Bleeds are not equal and do not carry the same hazard for mortality over time; therefore, accurate classification of severity is necessary. The BARC consensus document proposed a hierarchical grading system to classify bleeding events in cardiovascular investigations (3), but validation (especially on its prognostic implication) is required. We studied the impact of bleeding classified with the BARC scale on mortality in a cohort of patients with NSTE-ACS treated according to current clinical practice and enrolled in the TRACER trial. We concluded that bleeds classified as BARC grades 2, 3, or 4 were independently associated with an increased risk of mortality. Blood transfusion for bleeding was not an independent predictor for mortality after full adjustment for all available variables and bleeding. There was a gradual increase in the risk of mortality up to 1 year following a bleeding event with an increasing BARC-graded severity of bleeding.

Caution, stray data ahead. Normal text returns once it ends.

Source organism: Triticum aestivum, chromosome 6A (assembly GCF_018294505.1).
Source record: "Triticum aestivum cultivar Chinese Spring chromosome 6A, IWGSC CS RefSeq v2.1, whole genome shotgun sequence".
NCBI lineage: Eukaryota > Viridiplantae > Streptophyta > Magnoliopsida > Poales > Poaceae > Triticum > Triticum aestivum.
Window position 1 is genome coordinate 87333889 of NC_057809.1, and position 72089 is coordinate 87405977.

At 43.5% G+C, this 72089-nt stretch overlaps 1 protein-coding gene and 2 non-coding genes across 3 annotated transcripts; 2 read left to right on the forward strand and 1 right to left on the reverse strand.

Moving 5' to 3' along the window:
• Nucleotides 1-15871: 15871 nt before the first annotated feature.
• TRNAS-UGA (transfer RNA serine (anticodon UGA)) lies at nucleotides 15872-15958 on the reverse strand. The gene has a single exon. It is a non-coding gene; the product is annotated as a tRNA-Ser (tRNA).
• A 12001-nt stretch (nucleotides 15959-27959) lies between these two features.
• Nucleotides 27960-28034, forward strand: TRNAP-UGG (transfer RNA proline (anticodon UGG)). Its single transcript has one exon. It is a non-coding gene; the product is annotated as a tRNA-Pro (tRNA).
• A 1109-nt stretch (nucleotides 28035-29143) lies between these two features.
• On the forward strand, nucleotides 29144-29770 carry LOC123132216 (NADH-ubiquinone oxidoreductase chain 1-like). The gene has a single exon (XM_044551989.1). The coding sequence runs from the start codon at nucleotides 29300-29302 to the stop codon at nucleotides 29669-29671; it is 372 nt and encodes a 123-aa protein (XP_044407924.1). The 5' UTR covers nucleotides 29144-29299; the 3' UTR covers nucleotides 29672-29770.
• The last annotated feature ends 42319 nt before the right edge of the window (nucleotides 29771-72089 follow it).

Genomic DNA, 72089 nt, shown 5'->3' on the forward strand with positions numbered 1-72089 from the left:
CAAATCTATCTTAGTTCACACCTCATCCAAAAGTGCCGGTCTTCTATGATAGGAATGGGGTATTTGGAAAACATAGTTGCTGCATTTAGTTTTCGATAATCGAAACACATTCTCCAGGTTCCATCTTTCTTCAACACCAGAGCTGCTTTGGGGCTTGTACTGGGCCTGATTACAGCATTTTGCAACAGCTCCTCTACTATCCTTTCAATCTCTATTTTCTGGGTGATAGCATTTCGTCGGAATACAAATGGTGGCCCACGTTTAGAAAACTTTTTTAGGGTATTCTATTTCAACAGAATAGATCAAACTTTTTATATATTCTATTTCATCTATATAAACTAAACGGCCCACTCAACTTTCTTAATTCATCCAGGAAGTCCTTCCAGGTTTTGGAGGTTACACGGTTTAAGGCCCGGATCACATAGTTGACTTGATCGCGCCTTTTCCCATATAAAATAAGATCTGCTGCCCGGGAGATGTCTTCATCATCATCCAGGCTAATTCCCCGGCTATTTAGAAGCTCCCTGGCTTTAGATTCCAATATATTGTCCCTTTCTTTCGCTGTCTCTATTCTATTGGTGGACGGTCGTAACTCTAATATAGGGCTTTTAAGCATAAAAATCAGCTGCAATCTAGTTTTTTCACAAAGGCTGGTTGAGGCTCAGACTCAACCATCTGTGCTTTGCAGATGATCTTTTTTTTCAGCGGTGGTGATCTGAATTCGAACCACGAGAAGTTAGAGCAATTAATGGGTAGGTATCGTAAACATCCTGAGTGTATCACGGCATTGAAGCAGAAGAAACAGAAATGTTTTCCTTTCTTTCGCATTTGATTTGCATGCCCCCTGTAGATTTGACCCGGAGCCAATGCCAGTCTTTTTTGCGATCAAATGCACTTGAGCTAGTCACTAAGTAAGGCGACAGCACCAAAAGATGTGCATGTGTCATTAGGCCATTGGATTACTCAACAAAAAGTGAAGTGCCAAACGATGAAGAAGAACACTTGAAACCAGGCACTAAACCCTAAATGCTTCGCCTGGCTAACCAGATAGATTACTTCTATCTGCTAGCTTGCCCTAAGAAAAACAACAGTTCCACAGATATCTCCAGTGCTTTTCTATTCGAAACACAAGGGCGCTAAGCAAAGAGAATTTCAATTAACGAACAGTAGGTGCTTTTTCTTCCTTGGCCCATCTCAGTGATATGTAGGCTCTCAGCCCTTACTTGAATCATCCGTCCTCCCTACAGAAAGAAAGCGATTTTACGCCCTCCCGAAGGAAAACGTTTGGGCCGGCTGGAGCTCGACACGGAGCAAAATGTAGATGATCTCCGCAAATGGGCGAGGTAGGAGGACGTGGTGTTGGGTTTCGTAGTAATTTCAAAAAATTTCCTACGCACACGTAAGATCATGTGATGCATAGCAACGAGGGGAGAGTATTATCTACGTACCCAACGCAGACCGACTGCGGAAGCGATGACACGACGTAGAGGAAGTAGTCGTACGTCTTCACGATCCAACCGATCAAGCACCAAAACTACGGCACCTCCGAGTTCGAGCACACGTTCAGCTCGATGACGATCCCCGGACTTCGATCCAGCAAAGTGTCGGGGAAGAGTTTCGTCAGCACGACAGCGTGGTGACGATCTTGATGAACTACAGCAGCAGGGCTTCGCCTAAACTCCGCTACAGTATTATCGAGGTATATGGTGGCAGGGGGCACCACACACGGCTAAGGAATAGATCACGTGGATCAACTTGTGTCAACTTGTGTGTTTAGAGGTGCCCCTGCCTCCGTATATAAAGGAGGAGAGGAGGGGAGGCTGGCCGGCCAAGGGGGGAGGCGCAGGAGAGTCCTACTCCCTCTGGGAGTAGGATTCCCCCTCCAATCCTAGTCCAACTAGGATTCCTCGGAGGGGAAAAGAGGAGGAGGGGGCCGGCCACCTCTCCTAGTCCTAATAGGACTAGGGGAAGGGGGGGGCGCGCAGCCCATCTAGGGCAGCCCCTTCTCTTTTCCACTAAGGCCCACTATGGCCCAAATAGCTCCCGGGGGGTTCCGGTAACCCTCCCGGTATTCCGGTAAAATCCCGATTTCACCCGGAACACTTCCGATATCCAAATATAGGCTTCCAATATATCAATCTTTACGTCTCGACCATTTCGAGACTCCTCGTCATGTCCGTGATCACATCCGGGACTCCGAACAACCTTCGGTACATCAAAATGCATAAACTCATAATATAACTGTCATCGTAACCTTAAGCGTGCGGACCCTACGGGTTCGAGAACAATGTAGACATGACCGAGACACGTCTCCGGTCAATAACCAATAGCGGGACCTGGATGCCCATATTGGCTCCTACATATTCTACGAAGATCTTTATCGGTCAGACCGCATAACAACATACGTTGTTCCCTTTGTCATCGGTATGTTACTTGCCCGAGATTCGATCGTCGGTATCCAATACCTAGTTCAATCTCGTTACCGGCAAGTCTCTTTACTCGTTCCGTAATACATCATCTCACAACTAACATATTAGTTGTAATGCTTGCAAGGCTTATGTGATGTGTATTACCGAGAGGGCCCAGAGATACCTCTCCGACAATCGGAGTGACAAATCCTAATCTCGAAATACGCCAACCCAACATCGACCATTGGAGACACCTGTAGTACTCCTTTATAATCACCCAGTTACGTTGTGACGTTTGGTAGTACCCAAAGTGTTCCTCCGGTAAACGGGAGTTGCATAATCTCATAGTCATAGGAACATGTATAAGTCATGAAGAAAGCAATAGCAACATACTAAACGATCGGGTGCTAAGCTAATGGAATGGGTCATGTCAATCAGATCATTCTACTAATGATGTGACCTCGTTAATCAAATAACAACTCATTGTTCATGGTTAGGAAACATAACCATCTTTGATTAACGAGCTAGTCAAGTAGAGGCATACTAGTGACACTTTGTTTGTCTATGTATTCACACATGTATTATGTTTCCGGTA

The strengths of our analysis relied on the extended follow-up, the well-described and contemporary NSTE-ACS patient population, and the prospective collection and blinded adjudication of bleeding events. TRACER patients were largely included with positive biomarkers and then treated with a variety of strategies according to modern standards of care and physicians’ choices. More than 90% of patients in TRACER had positive troponin, 90% underwent diagnostic angiography, and nearly 60% underwent PCI. One of 10 patients had CABG during the index hospitalization.